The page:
Studies so far support the efficacy of new technology, though one recent article in the Journal of Epidemiology concluded that, “Although ‘no touch’ room decontamination systems might aid in reducing/eliminating environmental contamination after terminal room disinfection, we still need to develop new practices or technologies to improve the thoroughness of daily room cleaning (e.g., tinted germicides that color surfaces when applied, but the color disappears once it dries).”
That means even if a facility does invest in high-tech cleaning, epidemiology experts stress the importance of not relying on just one cleaning method. Facilities should also be sure to educate the staff as well as patients on the safe use of the machines.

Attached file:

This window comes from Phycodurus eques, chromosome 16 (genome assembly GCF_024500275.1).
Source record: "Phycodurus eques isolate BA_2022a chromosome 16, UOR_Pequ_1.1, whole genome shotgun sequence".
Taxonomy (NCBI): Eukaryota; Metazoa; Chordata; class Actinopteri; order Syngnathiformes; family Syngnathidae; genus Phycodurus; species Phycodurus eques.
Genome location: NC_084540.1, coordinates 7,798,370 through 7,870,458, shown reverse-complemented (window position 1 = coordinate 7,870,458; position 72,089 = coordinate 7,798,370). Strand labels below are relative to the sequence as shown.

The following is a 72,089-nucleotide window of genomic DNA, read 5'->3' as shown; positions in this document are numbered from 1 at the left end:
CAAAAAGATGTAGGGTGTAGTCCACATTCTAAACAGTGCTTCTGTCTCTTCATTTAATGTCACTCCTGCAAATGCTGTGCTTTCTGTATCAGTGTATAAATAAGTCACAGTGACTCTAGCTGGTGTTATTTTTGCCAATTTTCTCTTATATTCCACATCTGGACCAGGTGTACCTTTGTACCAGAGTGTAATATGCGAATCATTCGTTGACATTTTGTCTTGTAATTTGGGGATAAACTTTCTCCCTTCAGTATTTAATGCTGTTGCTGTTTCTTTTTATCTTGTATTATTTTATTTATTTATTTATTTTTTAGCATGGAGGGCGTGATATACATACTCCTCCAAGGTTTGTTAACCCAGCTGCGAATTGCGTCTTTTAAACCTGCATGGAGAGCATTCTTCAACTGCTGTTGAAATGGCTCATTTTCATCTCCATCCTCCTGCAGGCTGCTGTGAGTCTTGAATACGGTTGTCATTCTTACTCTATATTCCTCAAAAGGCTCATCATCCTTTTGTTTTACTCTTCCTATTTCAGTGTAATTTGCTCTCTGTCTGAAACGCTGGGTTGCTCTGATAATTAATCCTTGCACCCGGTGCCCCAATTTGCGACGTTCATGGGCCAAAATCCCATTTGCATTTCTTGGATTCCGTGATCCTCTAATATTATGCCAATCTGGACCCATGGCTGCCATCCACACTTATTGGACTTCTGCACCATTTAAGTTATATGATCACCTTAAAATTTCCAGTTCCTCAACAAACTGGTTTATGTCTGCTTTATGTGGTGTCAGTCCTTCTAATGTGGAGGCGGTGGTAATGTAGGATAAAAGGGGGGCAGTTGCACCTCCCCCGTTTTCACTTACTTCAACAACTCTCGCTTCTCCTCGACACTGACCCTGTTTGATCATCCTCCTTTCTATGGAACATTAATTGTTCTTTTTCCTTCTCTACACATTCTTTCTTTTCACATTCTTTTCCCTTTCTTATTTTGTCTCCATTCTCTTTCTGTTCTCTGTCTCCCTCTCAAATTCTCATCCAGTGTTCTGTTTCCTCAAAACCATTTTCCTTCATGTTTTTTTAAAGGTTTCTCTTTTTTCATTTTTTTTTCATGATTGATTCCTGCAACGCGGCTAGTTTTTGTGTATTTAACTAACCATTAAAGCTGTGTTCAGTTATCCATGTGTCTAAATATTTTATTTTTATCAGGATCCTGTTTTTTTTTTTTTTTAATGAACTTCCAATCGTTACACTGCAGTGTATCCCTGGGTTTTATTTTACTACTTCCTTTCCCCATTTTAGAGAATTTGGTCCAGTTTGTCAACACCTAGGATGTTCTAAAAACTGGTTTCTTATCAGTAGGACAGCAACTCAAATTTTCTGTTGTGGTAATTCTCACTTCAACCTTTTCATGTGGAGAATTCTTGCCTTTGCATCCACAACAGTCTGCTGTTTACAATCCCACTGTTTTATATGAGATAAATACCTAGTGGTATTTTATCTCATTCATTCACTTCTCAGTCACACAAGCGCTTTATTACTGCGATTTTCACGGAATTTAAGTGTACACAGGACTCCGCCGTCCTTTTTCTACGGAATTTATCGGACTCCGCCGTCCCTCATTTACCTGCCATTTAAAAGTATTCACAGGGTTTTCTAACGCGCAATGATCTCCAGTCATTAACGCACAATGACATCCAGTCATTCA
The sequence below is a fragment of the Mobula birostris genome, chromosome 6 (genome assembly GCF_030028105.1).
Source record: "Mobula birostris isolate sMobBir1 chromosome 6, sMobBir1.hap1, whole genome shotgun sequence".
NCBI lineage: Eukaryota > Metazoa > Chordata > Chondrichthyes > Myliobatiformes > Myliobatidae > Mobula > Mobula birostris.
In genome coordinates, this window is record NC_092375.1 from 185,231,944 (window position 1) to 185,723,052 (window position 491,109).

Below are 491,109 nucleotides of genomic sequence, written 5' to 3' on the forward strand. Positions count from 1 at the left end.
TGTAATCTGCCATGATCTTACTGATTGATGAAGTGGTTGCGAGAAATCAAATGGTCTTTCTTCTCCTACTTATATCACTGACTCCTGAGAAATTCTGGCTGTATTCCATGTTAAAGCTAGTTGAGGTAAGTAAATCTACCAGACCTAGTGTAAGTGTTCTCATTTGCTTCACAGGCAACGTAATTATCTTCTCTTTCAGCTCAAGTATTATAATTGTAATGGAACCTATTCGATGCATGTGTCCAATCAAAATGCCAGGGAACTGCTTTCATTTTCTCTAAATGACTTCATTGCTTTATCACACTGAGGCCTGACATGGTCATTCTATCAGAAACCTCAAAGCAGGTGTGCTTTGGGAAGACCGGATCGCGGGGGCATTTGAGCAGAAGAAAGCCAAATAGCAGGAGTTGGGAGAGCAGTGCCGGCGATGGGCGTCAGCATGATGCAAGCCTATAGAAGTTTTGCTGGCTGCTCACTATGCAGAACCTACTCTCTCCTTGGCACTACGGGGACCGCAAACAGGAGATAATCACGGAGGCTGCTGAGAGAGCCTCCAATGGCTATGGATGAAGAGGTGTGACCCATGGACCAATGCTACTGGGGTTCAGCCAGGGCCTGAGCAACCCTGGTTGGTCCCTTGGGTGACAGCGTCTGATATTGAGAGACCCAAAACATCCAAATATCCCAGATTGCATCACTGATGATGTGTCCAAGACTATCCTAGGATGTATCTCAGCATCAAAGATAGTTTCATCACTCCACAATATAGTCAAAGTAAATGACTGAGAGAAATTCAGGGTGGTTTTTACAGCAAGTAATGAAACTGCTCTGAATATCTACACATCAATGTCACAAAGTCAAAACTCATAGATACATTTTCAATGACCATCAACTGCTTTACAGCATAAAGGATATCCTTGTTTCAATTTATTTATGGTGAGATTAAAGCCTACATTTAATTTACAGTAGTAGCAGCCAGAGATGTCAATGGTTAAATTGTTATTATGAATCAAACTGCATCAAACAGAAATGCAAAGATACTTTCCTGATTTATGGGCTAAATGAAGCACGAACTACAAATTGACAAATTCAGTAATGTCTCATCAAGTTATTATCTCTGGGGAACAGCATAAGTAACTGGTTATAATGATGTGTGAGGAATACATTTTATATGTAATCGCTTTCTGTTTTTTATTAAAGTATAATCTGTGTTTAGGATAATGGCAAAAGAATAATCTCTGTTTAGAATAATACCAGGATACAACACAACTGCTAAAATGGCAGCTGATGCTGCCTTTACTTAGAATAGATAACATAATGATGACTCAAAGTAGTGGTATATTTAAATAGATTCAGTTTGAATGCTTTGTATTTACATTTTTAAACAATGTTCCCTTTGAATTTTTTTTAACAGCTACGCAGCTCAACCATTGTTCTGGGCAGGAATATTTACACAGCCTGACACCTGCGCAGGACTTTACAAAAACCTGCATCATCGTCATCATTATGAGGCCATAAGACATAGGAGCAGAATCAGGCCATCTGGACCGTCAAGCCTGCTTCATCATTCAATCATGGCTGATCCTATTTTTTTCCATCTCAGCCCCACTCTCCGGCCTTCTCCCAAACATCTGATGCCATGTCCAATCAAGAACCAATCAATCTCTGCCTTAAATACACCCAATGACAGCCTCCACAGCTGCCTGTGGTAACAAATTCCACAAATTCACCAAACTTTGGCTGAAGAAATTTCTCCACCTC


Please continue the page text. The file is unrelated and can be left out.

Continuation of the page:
“I think whatever strategy we implement, we need to make it easy and make it part of their natural workflow,” says Karen Fingson, infection control specialist at Utah Valley Regional Medical Center, which has a top-performing infection control program. “The demands out on the frontline staff have just really increased, so [infection control strategies] can’t be a burden.”
Crystal Heishman, an infection preventionist who serves on the Association for Professionals in Infection Control and Epidemiology Communications Committee, warns against relying too much on technology, but encourages facilities to learn about the latest trends and keep infection control programs dynamic.
“I believe the biggest challenges for hospitals when it comes to infection prevention and control, is keeping up with the rapid change,” writes Heishman, in an email. “Letting go of held beliefs is difficult, but sometimes necessary in order to progress and protect.”